John McCain, American Hero, just took one in the shorts, and I’m not talking about the highly questionable New York Times story linking him with some lobbyist in a romantic fling or some old Keating Five scandal revisited.

The problem, as is so often the case with these things, came when he issued a very exacting rebuttal of the Times article. From Salon:

In issuing a very specific, point-by-point denial of the NYT story, McCain specifically denied that he ever talked to Paxson’s CEO, Lowell Paxson (or any other Paxson representative) about this matter:

No representative of Paxson or Alcalde and Fay discussed with Senator McCain the Federal Communications Commission (FCC) proceeding. . . . No representative of Paxson or Alcalde and Fay personally asked Senator McCain to send a letter to the FCC regarding this proceeding.

But Newsweek’s Mike Isikoff today obtained (or was given) the transcripts of deposition testimony which McCain himself gave under oath several years ago in litigation over the constitutionality of McCain-Feingold. In that testimony, McCain repeatedly and unequivocally stated the opposite of what he said in this week’s NYT denial: namely, that he had unquestionably spoken with Paxson himself over the pending FCC matter:

“I was contacted by Mr. Paxson on this issue,” McCain said in the Sept. 25, 2002, deposition obtained by NEWSWEEK. “He wanted their approval very bad for purposes of his business. I believe that Mr. Paxson had a legitimate complaint.”

While McCain said “I don’t recall” if he ever directly spoke to the firm’s lobbyist about the issue — an apparent reference to Iseman, though she is not named — “I’m sure I spoke to [Paxson].”

It’s hard to imagine how there could be a clearer contradiction in McCain’s statements than (a) “I’m sure I spoke to [Paxson]” and (b) “No representative of Paxson or Alcalde and Fay discussed with Senator McCain the Federal Communications Commission (FCC) proceeding.”

Making matters much worse, when the McCain campaign today was confronted by Newsweek with this glaring contradiction, they plainly told another untruth. They said that when McCain testified that “he” spoke with Paxson, he merely meant that his staff did:

“We do not think there is a contradiction here,” campaign spokeswoman Ann Begeman e-mailed NEWSWEEK after being asked about the senator’s sworn testimony five and a half years ago. “We do not have the transcript you excerpted and do not know the exact questions Senator McCain was asked, but it appears that Senator McCain, when speaking of being contacted by Paxson, was speaking in shorthand of his staff being contacted by representatives of Paxson.”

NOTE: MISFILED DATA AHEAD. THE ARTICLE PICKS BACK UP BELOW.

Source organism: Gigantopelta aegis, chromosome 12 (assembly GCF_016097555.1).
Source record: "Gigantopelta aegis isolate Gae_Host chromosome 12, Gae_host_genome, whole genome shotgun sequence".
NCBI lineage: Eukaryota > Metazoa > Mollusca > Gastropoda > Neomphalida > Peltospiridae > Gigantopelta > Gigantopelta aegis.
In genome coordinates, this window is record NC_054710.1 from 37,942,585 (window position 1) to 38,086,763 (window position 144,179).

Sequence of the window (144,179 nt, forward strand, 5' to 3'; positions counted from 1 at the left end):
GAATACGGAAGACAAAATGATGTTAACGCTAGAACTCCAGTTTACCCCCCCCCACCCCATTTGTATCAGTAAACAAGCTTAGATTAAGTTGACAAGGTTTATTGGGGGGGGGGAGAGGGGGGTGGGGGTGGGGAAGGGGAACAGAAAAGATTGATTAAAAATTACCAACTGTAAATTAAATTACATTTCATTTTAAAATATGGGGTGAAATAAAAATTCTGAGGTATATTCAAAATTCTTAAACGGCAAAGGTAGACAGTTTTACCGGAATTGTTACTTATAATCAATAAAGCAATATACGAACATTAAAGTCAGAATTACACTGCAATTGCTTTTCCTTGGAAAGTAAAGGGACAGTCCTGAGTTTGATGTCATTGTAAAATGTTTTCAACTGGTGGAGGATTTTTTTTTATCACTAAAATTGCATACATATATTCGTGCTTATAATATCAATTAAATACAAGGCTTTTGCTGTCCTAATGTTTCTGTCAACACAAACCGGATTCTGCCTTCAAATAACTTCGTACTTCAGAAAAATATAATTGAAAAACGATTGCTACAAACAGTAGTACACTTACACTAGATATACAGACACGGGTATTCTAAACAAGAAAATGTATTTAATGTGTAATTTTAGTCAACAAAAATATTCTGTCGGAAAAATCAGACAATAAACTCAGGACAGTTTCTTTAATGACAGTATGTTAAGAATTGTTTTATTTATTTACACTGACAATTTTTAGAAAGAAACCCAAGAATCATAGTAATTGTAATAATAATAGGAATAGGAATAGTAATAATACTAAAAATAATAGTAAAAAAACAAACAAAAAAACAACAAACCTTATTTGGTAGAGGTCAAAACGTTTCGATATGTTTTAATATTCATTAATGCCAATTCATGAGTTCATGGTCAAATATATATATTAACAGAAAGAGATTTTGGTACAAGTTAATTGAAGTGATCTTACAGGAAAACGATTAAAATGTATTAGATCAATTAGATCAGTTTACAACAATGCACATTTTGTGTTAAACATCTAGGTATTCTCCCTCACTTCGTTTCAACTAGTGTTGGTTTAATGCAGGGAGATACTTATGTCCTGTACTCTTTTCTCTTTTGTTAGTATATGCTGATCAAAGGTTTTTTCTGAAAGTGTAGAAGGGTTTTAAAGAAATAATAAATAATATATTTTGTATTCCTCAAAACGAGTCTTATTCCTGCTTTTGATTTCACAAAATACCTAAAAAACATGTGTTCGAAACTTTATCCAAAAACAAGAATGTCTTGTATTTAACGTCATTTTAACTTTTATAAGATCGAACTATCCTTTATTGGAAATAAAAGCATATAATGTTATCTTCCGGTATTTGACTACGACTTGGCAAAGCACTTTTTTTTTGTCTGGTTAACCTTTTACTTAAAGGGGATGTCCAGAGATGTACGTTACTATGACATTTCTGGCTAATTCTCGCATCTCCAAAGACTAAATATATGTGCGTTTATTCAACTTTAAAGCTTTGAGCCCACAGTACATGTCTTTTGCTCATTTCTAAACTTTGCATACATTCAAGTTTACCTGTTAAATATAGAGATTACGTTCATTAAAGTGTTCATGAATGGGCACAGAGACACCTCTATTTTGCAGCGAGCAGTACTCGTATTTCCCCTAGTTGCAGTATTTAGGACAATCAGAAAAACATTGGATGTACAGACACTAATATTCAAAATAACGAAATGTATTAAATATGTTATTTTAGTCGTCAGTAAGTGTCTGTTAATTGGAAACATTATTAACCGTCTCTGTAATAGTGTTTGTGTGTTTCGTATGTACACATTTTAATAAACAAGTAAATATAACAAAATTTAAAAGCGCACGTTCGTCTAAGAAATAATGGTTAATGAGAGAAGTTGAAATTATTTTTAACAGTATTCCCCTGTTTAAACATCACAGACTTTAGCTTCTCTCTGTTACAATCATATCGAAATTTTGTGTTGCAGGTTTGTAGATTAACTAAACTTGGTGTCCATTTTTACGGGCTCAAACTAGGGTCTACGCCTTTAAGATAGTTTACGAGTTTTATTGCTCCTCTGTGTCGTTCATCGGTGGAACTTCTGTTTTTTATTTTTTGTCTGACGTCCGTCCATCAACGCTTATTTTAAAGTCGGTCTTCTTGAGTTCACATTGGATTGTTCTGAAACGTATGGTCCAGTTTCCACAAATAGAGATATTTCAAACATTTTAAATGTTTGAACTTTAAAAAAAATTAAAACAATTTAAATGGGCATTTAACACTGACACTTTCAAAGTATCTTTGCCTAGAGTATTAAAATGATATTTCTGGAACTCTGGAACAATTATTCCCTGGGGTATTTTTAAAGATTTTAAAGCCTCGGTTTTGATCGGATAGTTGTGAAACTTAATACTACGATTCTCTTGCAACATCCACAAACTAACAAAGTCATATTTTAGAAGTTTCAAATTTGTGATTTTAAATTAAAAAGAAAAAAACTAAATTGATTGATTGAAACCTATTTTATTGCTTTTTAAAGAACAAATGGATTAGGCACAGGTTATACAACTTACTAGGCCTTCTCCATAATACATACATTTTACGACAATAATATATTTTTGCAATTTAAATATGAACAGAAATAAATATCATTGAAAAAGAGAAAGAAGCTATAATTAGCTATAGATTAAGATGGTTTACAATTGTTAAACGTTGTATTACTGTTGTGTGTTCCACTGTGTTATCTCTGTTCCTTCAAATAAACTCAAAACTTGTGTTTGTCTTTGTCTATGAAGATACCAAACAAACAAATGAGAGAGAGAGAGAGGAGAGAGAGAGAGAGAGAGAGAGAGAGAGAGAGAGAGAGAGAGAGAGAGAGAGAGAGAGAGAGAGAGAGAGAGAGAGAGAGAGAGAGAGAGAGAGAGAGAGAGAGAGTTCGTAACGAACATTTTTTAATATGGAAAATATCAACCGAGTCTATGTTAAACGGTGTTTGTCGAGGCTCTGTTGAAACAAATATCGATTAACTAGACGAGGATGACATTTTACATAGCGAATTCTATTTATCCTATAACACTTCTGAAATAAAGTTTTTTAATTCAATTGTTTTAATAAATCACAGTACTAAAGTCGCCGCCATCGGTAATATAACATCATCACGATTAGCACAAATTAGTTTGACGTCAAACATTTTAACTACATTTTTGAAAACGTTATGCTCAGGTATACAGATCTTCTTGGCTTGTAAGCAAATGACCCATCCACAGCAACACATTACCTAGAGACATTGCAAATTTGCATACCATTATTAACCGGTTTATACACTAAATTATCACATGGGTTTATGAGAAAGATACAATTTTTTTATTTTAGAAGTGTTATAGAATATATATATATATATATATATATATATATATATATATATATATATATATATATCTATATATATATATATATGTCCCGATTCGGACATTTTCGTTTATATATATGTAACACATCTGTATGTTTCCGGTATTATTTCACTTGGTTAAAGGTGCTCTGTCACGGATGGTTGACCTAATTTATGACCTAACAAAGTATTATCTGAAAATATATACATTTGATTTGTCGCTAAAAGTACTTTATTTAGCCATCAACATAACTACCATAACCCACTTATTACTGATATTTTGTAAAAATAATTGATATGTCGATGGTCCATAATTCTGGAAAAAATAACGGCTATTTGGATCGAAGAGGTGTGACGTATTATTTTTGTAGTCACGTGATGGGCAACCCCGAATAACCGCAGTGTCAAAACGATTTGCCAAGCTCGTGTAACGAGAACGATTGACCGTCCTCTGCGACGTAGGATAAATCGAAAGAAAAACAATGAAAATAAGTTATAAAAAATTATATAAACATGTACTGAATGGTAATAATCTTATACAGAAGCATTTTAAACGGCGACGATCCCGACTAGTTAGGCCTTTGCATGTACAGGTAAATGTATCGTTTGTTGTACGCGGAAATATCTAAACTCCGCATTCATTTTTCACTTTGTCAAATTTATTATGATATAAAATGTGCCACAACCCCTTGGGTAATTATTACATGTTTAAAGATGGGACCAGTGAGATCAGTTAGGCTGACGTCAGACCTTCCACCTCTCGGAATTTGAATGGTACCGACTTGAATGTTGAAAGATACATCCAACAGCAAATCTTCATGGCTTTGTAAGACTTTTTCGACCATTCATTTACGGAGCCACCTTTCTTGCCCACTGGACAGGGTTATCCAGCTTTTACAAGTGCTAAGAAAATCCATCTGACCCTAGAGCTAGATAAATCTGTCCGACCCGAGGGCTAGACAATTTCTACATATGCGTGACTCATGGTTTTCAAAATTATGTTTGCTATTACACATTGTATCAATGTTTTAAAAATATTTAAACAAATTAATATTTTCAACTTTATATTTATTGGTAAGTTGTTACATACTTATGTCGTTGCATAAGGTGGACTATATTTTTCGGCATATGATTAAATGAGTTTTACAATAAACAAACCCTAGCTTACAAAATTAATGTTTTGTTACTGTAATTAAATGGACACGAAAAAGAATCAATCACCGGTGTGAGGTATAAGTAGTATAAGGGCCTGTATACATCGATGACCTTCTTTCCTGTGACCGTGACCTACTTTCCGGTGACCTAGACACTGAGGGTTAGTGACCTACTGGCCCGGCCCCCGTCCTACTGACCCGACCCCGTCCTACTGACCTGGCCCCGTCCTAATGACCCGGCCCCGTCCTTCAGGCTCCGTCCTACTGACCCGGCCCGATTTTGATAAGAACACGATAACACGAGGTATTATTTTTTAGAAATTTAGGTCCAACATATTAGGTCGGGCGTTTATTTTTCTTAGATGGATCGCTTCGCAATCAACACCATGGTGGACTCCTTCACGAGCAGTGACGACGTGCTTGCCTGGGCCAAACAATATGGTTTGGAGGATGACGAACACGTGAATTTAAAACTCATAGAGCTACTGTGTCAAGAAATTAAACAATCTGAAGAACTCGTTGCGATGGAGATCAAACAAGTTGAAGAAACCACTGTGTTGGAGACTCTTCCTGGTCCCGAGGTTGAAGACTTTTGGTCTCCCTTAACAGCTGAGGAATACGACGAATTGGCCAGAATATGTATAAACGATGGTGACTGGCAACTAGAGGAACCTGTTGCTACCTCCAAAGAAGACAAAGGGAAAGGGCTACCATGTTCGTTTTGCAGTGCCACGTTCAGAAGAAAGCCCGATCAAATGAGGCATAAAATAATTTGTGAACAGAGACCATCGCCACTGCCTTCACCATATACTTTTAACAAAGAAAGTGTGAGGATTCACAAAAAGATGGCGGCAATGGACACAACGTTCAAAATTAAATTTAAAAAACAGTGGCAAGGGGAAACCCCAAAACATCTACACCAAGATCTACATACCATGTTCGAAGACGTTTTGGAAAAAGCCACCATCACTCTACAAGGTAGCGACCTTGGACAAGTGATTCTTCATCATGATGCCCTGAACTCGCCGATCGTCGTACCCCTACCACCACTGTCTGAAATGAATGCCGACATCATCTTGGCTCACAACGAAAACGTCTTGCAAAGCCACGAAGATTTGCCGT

But just look at what McCain actually testified to, and there is no doubt that the McCain campaign’s excuse — that Paxson merely spoke with his staff members, not McCain himself — is patently false:

[T]he campaign’s insistence that McCain himself never talked to Paxson about the issue seems hard to square with the contents of his testimony in the McCain-Feingold case.

[Deposition questioner Floyd] Abrams, for example, at one point cited the somewhat technical contents of one of his letters to the FCC and then asked the witness, “where did you get information of that sort, Senator McCain?”

McCain replied: “I was briefed by my staff.”

Abrams then followed up: “Do you know where they got the information?”

“No,” McCain replied. “But I would add, I was contacted by Mr. Paxson on this issue.”

“You were?”


Abrams then asked McCain: “Can you tell us what you said and what he said about it?”

McCain: “That he had applied to purchase this station and that he wanted to purchase it. And that there had been a numerous year delay with the FCC reaching a decision. And he wanted their approval very bad for purposes of his business. I said, ‘I would be glad to write a letter asking them to act, but I will not write a letter, I cannot write a letter asking them to approve or deny, because then that would be an interference in their activities. I think everybody is entitled to a decision. But I can’t ask for a favorable disposition for you’.”
Abrams a few moments later asked: “Did you speak to the company’s lobbyist about these matters?”

McCain: “I don’t recall if it was Mr. Paxson or the company’s lobbyist or both.”

Abrams: “But you did speak to him?”

McCain: “I’m sure I spoke with him, yes.”

That is nail-in-the-coffin testimony demonstrating the deliberately false nature of McCain’s denials this week.

As I indicated, the one relevant part of the NYT story — whether McCain inappropriately intervened with the FCC on behalf of a major contributor and all-around McCain benefactor — is an old story, and the NYT story added little or nothing to it. But what is not old is McCain’s deliberately dishonest claims in response to that story. Denying that he ever spoke with Paxson’s CEO when he testified under oath that he did — and then misleadingly claiming that he was using the royal “I” and meant only that his staff spoke with Paxson — is clear and deliberate deceit.

I’m not convinced that the Republican nomination is all sewn up at this point, believe it or not, mainly because I remember Gary Hart. If the media smells blood, John McCain’s candidacy is chum in the water .